Career criminal Frank plans a bank heist and sends for his buddies to help pull the job. Before his buddies arrive, he's caught, forcing his cohorts to pull the job alone. Frank soon escapes, setting off a search by the bumbling cops.
This movie places some top thiefs, looking to steal money from a bank. The All-Star cast has many blunders on the way. Meanwhile a member of their group is missing and two cops chase after him. Written by
In several scenes Max suffers from heart problems. In a later interview, Fred Gwynne said that he actually had a real heart attack while filming one of those scenes. The cameras kept rolling as they called 911, and the director decided to keep the footage of the real heart attack in the movie. Fred got out of the hospital a few days later, and managed to finish the filming on schedule. See more »
The smear of paint on the station wagon disappears See more »
[about sleeping man in backseat]
Who's he? You seem to know everybody here, who's he then.
Don't know him.
You don't know him?
I don't know him either.
[They stare at the man]
Guess it's not fair not knowing who he is now that he knows who we are.
[man wakes up]
Guess I'm not as famous as you guys. Nick Bartowski. Glad to meet you. Now we can be best friends. Well wake me when we get there then I'll get your fucking autographs.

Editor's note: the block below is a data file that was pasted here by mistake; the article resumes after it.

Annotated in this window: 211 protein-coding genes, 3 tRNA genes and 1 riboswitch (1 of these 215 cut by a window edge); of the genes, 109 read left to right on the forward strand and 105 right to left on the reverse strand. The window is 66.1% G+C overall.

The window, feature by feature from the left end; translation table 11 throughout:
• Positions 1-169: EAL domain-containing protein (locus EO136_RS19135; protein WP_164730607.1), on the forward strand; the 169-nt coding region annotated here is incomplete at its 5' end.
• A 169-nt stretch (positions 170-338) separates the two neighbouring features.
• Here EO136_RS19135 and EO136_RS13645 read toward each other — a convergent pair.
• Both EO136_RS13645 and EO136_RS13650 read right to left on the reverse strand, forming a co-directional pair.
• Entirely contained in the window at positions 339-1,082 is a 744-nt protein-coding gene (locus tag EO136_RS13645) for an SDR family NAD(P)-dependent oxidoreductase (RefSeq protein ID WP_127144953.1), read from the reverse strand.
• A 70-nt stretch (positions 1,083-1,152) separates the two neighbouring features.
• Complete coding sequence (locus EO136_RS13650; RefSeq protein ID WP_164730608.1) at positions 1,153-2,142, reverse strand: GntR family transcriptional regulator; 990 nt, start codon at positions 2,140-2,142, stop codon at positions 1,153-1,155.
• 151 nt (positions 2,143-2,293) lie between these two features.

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The efforts of a talented ensemble make all the difference in this movie from screenwriter / director Jim Kouf (who'd written the 1987 hit "Stakeout", among other things). It brings together a motley collection of big city criminals for a bank job in a small Montana town. This job is the brainchild of career crook Frank Salazar (Corbin Bernsen) who is arrested almost right away by a pair of New Jersey detectives, George Denver (Ed O'Neill) and Bill Lonigan (Daniel Roebuck). So Franks' team is left to figure things out and pull off the job on their own - if they can manage not to kill each other, as the sparks fly between them. The team consists of Max Green (Fred Gwynne), Carlos Barrios (Ruben Blades), Ray Forgy (Lou Diamond Phillips), and Nick Bartkowski (William Russ), Nick turning out to be an enormous pain in the ass for the other three. Frank manages to escape from George and Bill, who both turn out to be pretty stupid, and goes on a lengthy trek to get back to the hideout, while Max, Carlos, and Ray have their work cut out for them trying to repair the damage that Nick does. The major appeal of the movie lies, as previously said, in seeing these actors at work, and they make for an agreeable bunch of unlikely comrades. Gwynne is especially effective as the old pro among the thieves, and O'Neill deserves some sort of good sport prize for doing as many scenes as he does while not wearing pants. However, Hoyt Axton is rather wasted as the local sheriff. As the story plays out, one can hardly keep from feeling somewhat bad for Frank, who truly gets a raw deal. Another benefit is seeing a variety of very urban types in a very rural setting. One can tell this was actually shot on real Montana locations, and the non-Hollywood setting is refreshing. David Newmans' score is flavourful, and the photography is first rate. The movie doesn't necessarily deliver lots of belly laughs, but should generate some appreciative smiles as it bases itself on placing various characters in untenable situations. There are some good lines here and there, and there's one great farcical sequence where George is trying to cross a river. The climactic scene of Max and Nick breaking into the bank vault is a fun one, and it's not hard to root for them at this point. Ending on a high note (if also a fairly childish one), "Disorganized Crime" holds up fairly well 23 years later and moves forward at a good clip. Eight out of 10.
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